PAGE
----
Walls getting learning experience with young horses
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Dalton Walls can go fast, but he’s in no hurry.
Walls, who was a four-year letterman in track (sprinter/hurdler) and soccer in high school, is pursuing a career in harness racing as a trainer. The 20-year-old Walls, the son of trainer Bruce Walls, is based at the Darke County Fairgrounds in western Ohio, where his small stable includes unbeaten Ohio Sire Stakes trotter Big Box Hanover.
Since starting his own stable in 2017, Walls has won 14 of 67 races and earned $126,388 in purses. Walls and Bruce Soulsby are ownership partners on five horses, all trotters.
“For as long as I can remember, I’ve been at the barn doing stuff,” Walls said about his involvement in racing, which began by helping his dad around the stables. “When I went out on my own, Bruce Soulsby has been the force behind me. I owe him almost everything. He really gave me a shot for a young guy. We just keep growing a little bit every year. He and his wife have been really big supporters of me, and I owe them a lot.”
Walls did not intend to focus on training horses so early in his adulthood. He went to Wittenberg University to study business management, but the success of the horses he kept as a side project persuaded him to direct his full attention toward racing.
“I always wanted to keep my hand in it, but I saw how tough it could be with the ups and downs of the business,” Walls said. “My first year of college, I had a couple horses and was trying to do both, but I was getting stretched too thin trying to do everything. The horses were racing well enough that I decided to take a year and see if I could give it a shot and see if I could get something going. So far, it’s been going really well.”
Walls plans to continue working on his college degree, now with a focus on agri-business.
“I want to have something to fall back on,” Walls said. “I think that’s really important.”
Walls enjoys working with young horses, particularly trotters.
“The biggest thing for me is taking young colts that know nothing and watch them develop,” Walls said. “That’s my favorite thing, developing young trotting colts and watching them grow mentally and physically. I get a lot of joy out of that. It’s the most fulfilling thing for me.”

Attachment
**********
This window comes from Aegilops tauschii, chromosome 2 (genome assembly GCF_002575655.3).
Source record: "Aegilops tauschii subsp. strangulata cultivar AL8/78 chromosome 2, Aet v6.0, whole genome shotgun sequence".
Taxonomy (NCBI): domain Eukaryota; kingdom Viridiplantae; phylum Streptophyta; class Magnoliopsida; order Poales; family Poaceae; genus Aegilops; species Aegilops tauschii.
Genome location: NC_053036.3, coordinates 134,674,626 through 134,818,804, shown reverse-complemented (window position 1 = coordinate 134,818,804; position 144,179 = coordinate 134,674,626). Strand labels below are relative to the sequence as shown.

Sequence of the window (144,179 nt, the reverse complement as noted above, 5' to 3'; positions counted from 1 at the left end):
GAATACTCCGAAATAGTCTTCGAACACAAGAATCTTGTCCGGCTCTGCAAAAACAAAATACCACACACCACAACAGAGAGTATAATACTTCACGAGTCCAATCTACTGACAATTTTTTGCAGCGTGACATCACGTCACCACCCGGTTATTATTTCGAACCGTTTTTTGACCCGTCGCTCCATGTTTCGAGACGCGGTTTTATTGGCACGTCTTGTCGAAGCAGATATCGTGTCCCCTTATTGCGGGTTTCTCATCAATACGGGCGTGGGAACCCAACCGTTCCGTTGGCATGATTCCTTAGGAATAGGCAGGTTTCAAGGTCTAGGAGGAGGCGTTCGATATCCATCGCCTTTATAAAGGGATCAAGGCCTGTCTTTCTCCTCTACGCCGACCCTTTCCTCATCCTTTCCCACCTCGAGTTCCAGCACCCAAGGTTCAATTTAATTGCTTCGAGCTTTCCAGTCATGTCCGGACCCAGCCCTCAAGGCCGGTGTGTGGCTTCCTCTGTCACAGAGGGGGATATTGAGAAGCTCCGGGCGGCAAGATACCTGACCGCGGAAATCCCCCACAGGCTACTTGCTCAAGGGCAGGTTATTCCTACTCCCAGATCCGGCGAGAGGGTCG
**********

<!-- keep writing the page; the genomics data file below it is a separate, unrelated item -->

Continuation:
So much so, that Walls has no burning desire to drive in races. He has driven 12 times, but only once since last August.
“We focus on younger horses and I don’t want my owners having to worry about me learning to drive on these young trotters,” Walls said. “There are a lot of good guys out there. I think it’s best to let those guys drive and let me just worry about the horses, I think that’s more what I want to do for sure.”
Big Box Hanover, a son of Uncle Peter-Box Of Dreams, has been a pleasant addition to the Walls-Soulsby stable. The gelding is 2-for-2 this year, with both victories coming on the Ohio Sire Stakes circuit. The horse, driven regularly by Trevor Smith, was purchased for $13,000 at the 2018 Ohio Selected Jug Sale.
“He was a big, good-looking thing,” Walls said. “We thought the price was right and took a shot on him. He’s been good to us so far. We’re really excited.”
Walls was uncertain what to think of Big Box Hanover when he was preparing him for this season’s races.
“He never did anything wrong, but he only did exactly what you asked of him and not an ounce more,” Walls said. “He was never very impressive. You could kind of tell there was always more in the tank, but he never gave me much until we started racing. He’s done a 180. He just continues to get better.
“I think what has impressed me the most, and I think Trevor Smith would say the same thing, he’s really willing to chase horses down. When he’s got a target in front of him, he never seems to run out of gas; he just keeps coming. For as big as he is, I really didn’t think he would be that fast of a horse. He continues to surprise me and rip off nice quarters and stuff like that. He really gives me everything he’s got on the racetrack and that’s all I can ask of him.”
Big Box Hanover could help the young trainer make a name for himself, but Walls is taking everything in stride.
“I want to get as big as the game will let me, but where I’m at right now, I think it’s important that I have enough time to do almost everything myself,” Walls said. “The owners are paying me to do a job and pay attention to stuff. If I keep my numbers small, I can put in more quality time with every horse I’ve got instead of getting stretched too thin and running around too much.”
Most importantly, Walls learns more the more he does with each horse.
“The owners letting me make mistakes has been really good for me,” Walls said. “They don’t lose patience with me and let me take my time and learn the right thing to do. I think making those mistakes has been good for me. Every horse I’ve had has been a learning experience, whether it’s good or bad. That’s been huge for me.” (Ken Weingartner/USTA)